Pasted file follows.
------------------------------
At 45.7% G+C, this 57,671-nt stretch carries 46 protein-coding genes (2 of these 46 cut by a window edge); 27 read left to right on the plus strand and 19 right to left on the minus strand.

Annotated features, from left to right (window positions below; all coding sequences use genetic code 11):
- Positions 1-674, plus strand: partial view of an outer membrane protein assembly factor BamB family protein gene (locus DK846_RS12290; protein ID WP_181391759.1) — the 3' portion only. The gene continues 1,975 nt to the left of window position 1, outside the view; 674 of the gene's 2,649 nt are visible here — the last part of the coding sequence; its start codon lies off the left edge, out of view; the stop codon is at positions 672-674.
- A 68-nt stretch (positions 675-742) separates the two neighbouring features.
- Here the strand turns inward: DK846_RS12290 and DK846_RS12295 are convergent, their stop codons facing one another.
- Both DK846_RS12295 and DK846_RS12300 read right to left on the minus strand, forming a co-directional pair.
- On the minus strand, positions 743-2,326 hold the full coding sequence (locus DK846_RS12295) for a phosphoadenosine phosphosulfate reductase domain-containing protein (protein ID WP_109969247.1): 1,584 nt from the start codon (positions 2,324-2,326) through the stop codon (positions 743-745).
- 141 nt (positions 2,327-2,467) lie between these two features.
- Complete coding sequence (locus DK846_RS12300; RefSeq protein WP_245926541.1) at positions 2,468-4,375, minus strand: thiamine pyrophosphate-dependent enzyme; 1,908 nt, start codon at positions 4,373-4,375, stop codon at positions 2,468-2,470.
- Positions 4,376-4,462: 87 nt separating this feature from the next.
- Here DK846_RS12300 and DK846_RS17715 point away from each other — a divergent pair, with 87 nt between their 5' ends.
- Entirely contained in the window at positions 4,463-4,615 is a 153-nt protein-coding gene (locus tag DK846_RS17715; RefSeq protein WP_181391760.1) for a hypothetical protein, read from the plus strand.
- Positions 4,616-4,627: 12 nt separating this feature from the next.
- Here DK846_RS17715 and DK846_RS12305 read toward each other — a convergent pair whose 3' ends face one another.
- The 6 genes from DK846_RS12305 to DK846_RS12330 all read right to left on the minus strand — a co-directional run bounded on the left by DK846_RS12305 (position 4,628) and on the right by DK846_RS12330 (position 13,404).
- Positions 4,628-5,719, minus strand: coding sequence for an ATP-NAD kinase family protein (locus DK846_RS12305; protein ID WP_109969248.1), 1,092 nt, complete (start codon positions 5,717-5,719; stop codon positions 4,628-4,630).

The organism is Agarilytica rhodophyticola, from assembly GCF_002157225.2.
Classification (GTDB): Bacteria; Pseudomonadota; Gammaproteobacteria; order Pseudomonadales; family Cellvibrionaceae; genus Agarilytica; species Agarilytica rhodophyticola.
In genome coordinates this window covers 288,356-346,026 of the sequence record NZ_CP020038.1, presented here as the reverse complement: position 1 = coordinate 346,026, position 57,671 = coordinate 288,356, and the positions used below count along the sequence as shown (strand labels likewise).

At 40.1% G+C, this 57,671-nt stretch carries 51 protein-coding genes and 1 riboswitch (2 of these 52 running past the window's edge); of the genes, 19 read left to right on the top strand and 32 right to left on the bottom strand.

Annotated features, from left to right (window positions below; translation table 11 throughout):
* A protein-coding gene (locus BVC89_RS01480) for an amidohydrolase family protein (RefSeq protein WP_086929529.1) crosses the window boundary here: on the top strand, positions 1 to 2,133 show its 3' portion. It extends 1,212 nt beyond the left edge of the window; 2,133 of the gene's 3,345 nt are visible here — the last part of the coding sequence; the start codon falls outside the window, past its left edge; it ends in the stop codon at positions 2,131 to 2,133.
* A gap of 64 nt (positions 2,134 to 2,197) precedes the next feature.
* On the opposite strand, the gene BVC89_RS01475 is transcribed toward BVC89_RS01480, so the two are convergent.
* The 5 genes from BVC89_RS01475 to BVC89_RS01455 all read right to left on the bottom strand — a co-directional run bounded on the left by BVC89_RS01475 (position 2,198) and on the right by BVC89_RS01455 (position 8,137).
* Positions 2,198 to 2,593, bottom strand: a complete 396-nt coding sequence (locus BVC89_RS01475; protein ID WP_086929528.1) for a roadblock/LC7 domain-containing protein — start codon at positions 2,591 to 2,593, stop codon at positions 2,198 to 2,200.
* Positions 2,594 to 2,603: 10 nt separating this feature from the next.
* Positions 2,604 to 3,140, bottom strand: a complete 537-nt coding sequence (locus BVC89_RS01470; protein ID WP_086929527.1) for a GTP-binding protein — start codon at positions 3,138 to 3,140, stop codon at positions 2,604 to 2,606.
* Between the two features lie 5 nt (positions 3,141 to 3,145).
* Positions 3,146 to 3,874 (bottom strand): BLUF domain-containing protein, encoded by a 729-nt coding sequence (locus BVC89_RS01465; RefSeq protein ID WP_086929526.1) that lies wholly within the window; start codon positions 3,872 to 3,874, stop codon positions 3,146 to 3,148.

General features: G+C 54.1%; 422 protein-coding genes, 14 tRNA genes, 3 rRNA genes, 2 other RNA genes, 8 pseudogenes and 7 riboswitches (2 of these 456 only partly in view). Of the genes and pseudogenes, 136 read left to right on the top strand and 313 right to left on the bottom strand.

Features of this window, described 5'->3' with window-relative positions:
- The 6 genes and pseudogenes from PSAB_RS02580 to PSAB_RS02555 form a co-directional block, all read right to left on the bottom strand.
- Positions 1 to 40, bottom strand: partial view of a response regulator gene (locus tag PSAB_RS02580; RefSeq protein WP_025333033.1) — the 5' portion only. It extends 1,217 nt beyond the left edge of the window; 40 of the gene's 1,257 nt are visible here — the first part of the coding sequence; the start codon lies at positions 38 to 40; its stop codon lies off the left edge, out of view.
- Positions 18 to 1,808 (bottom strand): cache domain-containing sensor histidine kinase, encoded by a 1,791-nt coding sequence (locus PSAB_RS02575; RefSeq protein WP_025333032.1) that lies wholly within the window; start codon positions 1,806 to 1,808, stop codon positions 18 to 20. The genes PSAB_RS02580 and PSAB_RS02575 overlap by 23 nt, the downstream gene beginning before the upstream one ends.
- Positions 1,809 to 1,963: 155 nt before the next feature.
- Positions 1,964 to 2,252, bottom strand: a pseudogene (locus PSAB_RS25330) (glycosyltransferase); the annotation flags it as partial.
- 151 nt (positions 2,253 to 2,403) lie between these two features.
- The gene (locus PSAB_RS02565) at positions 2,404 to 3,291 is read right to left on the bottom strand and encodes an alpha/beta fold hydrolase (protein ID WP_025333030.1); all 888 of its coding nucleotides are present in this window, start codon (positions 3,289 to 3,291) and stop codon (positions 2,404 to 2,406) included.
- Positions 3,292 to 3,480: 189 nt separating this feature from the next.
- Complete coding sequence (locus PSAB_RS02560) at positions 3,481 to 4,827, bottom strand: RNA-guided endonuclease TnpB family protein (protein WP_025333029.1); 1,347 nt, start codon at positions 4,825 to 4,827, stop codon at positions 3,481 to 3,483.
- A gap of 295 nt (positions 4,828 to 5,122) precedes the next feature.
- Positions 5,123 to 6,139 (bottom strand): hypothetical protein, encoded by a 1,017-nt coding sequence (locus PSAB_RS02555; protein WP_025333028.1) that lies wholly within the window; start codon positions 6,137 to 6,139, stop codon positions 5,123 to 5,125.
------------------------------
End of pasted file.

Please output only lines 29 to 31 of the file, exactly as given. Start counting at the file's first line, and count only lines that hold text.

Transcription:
* Between the two features lie 5 nt (positions 3,141 to 3,145).
* Positions 3,146 to 3,874 (bottom strand): BLUF domain-containing protein, encoded by a 729-nt coding sequence (locus BVC89_RS01465; RefSeq protein ID WP_086929526.1) that lies wholly within the window; start codon positions 3,872 to 3,874, stop codon positions 3,146 to 3,148.

General features: G+C 54.1%; 422 protein-coding genes, 14 tRNA genes, 3 rRNA genes, 2 other RNA genes, 8 pseudogenes and 7 riboswitches (2 of these 456 only partly in view). Of the genes and pseudogenes, 136 read left to right on the top strand and 313 right to left on the bottom strand.